Enforcement of food safety certification update delayed to 2020
Starting Jan. 1, 2020, the Alabama State Board of Health will begin enforcing a requirement that food service operations have a certified food safety manager on duty any time the doors are open.
Currently, only one person per food establishment must be food safety certified. The rule change could mean businesses that serve food need more than one staff member who is food safety certified.
The rule reflects a requirement first put forth in the U.S. Food and Drug Administration’s 2013 Food Code.
While other of the State Board of Health adopted food code rule changes take effect Oct. 3, 2016, the enforcement of the certification requirement doesn’t kick in until 2020 to give food service operators more than three years to get additional certified employees on staff.
Under the Oct. 3 rule change approved by the State Board of Health, several food safety violations increase in point value in relation to health inspection scores and require correction within 10 days.
The biggest increase, going from one point to five points, is the requirement that disposable gloves must be used for only one task and discarded after becoming damaged or soiled. An example of switching tasks that would require a glove change includes going from working with ready-to-eat foods then moving to working with raw animal foods. Gloves are not required when working with raw animal foods.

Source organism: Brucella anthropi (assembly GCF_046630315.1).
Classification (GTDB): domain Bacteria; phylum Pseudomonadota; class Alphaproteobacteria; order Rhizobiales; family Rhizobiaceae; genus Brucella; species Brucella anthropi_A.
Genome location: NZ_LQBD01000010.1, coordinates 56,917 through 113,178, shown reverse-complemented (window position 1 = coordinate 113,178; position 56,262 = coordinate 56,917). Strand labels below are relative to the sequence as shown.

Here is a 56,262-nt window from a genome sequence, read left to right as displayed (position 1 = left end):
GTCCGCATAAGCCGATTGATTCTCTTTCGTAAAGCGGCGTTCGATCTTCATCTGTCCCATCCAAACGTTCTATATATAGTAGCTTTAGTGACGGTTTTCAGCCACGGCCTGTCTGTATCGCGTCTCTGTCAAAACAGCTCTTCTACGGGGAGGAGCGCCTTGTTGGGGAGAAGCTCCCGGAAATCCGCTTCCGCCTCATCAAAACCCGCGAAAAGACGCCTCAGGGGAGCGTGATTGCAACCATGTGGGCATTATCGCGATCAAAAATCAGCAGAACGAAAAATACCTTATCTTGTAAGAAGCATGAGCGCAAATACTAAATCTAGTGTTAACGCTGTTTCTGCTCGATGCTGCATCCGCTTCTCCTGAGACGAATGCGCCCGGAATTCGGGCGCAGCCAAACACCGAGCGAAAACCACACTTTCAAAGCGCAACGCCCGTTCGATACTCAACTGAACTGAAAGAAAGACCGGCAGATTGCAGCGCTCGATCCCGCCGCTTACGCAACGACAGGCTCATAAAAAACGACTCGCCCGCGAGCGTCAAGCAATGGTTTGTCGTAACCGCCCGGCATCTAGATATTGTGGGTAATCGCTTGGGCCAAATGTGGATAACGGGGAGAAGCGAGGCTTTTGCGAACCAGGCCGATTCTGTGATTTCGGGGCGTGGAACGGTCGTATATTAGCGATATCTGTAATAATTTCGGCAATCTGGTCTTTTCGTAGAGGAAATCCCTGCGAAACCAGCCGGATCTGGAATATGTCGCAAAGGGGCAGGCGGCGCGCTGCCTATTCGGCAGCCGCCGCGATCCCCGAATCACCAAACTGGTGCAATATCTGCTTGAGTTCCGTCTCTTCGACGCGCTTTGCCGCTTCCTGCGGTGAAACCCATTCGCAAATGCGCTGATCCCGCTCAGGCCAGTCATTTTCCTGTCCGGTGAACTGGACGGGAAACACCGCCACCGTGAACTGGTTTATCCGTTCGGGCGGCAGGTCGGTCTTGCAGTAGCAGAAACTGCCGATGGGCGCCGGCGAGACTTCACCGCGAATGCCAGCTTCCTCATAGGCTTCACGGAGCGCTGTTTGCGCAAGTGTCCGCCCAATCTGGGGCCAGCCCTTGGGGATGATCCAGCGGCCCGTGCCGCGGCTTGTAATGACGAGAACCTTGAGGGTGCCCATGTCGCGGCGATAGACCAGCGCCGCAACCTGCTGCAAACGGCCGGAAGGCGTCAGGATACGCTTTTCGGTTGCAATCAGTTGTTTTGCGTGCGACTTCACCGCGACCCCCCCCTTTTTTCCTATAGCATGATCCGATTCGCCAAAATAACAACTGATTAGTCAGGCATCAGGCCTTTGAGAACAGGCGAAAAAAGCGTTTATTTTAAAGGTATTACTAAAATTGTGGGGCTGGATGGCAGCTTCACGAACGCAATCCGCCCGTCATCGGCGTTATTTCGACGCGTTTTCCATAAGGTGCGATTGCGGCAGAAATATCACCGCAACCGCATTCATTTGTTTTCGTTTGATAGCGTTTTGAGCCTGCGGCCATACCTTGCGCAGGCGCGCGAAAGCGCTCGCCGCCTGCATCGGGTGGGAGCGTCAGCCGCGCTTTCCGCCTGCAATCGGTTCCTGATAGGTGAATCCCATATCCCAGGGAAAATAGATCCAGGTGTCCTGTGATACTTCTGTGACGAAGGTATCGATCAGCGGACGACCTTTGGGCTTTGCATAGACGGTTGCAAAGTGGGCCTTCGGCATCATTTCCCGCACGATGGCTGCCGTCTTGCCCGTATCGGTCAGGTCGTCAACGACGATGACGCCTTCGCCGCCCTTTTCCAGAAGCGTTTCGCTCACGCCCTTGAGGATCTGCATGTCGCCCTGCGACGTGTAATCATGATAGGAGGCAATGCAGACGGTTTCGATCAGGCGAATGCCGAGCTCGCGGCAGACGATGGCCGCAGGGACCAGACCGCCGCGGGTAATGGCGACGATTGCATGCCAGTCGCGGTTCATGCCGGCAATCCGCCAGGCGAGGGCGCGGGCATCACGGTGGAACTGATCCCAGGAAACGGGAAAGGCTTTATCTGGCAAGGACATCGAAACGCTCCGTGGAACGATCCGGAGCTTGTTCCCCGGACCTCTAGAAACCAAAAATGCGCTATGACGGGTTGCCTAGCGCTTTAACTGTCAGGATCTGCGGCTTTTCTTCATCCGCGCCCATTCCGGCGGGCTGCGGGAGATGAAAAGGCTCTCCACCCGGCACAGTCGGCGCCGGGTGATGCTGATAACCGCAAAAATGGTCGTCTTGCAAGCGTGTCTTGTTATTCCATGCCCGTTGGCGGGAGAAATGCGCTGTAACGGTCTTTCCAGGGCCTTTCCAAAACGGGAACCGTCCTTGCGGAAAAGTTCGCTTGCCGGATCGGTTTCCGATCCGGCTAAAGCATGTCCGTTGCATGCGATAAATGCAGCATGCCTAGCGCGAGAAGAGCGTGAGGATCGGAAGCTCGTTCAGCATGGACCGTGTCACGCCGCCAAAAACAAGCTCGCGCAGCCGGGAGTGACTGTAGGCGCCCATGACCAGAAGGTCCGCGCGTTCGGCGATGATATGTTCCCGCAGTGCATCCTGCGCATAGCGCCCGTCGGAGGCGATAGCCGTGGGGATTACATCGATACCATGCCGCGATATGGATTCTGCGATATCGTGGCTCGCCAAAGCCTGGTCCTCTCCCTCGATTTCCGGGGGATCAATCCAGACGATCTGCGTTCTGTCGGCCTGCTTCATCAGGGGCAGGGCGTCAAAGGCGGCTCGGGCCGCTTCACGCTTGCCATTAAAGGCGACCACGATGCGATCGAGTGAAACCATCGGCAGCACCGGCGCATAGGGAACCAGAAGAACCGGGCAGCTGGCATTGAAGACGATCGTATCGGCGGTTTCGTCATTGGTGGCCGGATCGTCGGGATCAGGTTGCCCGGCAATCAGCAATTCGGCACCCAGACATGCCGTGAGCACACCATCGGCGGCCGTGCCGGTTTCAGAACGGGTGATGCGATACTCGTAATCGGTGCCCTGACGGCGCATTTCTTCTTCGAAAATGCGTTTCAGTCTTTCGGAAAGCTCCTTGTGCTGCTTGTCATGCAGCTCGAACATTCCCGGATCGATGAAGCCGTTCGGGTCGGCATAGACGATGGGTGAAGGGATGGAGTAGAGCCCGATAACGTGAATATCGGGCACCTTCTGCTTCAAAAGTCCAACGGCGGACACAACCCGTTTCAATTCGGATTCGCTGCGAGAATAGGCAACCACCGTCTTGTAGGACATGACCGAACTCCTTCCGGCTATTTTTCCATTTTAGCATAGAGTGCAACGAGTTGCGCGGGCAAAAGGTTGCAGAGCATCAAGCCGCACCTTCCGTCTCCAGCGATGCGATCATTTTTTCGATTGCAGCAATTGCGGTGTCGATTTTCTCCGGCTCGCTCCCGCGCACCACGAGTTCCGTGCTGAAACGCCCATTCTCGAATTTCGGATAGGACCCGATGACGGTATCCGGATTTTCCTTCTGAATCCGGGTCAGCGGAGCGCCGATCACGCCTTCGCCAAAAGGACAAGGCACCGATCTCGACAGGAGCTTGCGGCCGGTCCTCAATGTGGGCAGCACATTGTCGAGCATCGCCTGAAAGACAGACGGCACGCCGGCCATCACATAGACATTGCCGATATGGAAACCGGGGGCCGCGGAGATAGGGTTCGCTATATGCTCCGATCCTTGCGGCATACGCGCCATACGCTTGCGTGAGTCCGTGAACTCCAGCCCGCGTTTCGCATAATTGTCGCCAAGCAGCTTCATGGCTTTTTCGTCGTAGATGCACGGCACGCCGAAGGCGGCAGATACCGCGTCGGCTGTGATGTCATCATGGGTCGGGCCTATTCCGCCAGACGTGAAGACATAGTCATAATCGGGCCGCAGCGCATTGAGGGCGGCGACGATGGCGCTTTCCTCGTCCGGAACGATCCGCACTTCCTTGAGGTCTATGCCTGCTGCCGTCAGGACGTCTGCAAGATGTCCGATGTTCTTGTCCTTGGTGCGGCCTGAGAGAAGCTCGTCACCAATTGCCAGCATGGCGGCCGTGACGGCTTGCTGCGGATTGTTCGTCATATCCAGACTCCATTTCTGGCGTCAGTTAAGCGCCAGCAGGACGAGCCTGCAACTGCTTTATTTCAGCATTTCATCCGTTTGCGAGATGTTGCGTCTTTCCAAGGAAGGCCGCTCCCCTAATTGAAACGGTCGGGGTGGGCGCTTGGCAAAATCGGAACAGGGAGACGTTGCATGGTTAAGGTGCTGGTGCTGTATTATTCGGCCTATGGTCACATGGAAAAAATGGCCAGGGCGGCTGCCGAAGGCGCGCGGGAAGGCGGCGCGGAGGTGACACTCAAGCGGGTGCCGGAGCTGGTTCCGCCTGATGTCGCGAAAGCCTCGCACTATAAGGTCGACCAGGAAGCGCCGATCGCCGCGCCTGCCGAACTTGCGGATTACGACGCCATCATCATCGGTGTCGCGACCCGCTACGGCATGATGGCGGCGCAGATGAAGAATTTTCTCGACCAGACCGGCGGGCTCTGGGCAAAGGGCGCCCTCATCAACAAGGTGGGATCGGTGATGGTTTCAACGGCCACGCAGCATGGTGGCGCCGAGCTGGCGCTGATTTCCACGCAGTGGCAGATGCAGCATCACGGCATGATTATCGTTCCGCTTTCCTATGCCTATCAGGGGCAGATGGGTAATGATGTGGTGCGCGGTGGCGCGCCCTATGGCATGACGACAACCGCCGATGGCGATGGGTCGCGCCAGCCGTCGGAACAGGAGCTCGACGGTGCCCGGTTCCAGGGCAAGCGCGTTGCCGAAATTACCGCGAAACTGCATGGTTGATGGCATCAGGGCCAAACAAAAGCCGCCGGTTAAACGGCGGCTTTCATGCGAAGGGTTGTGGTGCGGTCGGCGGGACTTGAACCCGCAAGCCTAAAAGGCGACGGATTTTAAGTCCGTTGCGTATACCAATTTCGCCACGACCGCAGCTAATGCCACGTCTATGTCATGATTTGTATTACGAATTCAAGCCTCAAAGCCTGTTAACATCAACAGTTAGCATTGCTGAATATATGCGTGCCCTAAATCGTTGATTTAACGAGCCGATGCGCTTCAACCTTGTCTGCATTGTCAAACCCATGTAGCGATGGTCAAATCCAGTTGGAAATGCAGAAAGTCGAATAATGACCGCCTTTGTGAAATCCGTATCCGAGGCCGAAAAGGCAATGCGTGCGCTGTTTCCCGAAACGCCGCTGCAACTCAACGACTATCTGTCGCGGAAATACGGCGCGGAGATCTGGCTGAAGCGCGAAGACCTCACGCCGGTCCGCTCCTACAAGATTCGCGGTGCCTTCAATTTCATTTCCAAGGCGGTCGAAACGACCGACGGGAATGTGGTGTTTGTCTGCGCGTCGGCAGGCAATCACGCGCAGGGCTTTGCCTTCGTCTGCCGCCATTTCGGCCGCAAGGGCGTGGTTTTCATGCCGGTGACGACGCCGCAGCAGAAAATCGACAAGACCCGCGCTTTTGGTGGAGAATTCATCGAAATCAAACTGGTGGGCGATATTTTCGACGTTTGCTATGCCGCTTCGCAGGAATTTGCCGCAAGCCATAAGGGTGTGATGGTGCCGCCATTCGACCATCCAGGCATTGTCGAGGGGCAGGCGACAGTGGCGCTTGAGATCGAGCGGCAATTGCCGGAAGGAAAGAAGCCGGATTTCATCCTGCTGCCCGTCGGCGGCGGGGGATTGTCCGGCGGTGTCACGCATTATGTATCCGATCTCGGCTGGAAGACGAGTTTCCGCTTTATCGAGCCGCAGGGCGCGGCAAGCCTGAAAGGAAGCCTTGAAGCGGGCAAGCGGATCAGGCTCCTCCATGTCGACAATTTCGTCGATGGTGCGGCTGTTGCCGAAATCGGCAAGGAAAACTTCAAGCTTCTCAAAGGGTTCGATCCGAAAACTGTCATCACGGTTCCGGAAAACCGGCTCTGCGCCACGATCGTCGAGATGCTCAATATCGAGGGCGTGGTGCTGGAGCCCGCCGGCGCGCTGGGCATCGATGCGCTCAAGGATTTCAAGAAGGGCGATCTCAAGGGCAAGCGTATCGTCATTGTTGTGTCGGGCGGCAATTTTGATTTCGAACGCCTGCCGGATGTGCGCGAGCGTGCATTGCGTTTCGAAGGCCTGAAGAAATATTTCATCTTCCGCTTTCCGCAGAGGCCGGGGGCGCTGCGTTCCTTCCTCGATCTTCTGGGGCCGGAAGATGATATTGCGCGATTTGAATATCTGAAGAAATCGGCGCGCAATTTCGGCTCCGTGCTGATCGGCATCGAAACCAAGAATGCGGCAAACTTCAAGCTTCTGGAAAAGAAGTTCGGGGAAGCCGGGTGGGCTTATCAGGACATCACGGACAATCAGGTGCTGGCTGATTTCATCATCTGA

However, if a food handler is wearing them to do so and changes tasks, the worker is required to dispose of those gloves and wash his/her hands before continuing to work with food.
Several violations go from one point to four points, including failure for food workers who don’t wear gloves to have short and clean nails and failure to have toilet paper available at each toilet.
Other changes related to Alabama adopting the 2013 FDA Food Code include:
- Cut leafy greens and cut tomatoes (sliced, diced etc.) now are among foods that must be time/temperature controlled.
- Procedures must be in place for responding to vomiting or diarrheal events.
- Toilets and urinals may not be used for disposing mop water.
The Bureau of Environmental Services within the Alabama Department of Public Health (ADPH) has distributed a brochure highlighting the major changes through its county inspectors.